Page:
Which is great, because most shooters these days are just wham-bam, you’re dead and the only way to survive the onslaught of bullets is to duck and cover. Not in Tribes. Here you need to move your ass at all times if you want to stay alive, the faster the better. The biggest key to a good shooter is that damage vibe you get from a successful shot, and while its way different to fire spinfusers here than it is to fire an M16, its still just as satisfying when you get a hit. Direct hits do tons of damage and splash damage is also really helpful. As far as that “feel” of the gameplay goes, I think Tribes Ascend gets it just right.
But that’s probably only part of the reason we’re really talking about Ascend. The other big thing about this game is that its free-to-play, so is it any good at that? In short: yes and no. Its clear from the beginning that you need to spend some real money if you want any of the cool items. The spinfusor for the solider class is 42,000 experience points, which you can earn for free. But that would take probably at least 4 or 5 days of regular play for just one gun. Alternatively, you could buy it for 240 gold, which is like the xbox live points of Tribes. 240 gold is basically 3 dollars. 3 dollars or 4 straight days of gaming? Its pretty easy to see how they want you to go on this one.
But the game also gets the free-to-play thing right. Other free-to-plays like the new Blacklight: Retribution will make you rent guns instead of buying them permanently, or if you do get it permanently, its for pretty ridiculously high prices. Tribes always lets you buy things permanently, which I love. I like to know that even if I don’t like the shiny new gun I just bought, I could still use it down the road if they buff it. I’ll just go on the record as saying that permanently buying items in free-to-play games, especially shooters, is the only way to go.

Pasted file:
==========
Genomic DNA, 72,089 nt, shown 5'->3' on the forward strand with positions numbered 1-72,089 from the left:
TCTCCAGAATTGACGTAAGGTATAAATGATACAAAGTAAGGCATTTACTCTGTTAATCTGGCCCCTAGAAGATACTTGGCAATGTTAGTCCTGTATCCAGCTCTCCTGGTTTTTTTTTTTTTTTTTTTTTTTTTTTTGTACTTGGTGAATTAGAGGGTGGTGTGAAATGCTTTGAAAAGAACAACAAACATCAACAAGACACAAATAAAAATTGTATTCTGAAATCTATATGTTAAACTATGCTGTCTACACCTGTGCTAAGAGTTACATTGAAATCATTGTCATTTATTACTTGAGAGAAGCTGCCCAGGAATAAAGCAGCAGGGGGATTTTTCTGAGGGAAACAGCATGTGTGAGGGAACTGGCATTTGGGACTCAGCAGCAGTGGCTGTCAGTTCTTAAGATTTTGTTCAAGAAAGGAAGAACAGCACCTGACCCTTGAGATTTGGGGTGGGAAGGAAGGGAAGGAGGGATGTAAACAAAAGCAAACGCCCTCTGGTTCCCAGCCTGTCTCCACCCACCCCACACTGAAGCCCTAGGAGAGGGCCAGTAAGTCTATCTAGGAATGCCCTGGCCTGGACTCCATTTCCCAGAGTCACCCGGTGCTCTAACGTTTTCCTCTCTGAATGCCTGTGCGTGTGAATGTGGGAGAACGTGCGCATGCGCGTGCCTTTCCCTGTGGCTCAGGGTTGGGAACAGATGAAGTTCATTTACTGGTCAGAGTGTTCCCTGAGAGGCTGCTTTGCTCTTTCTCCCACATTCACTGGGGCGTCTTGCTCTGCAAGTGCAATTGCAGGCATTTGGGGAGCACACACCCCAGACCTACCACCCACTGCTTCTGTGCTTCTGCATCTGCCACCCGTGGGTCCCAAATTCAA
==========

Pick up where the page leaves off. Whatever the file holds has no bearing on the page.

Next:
And the real advantage of free-to-play is that its just that much easier to play with friends. You don’t need to all buy a copy to play. If someone in your group is still unconvinced, they can still try it at no cost to them. All that said, one of my biggest complaints was the lack of a party system in this game. You need to join in to games that are already being played instead of queuing up as a group.
And at the end of the day, I just can’t stop playing it. Its just that fun. Again, nobody else in the marketplace is really doing this type of game anymore. Even the closest competitors like Quake Live and Unreal Tournament 3 aren’t really in the same gameplay vein, nobody else really does a game with skiing after all.
I highly recommend checking this out for a surprisingly fresh take on the first-person shooter genre, even if its a concept that’s over a decade old. Old fans and new-comers alike are both going to be pleased with this game because its just downright fun. As a free-to-play game it stands to actually get a ton of new users over the coming months with its freemium model, but if you’re actually willing to shell out a few bucks for a couple items, you’ll probably get a lot more out of it.
About Ryan SaulHailing from Portland, OR I work by day and blog by night. I like to consider myself a video game connoisseur, playing as many new things as I can get my hands on. Its hard to hold me down to one game for very long before I move on to the next big thing. Luckily, that works pretty well in terms of video game blogging.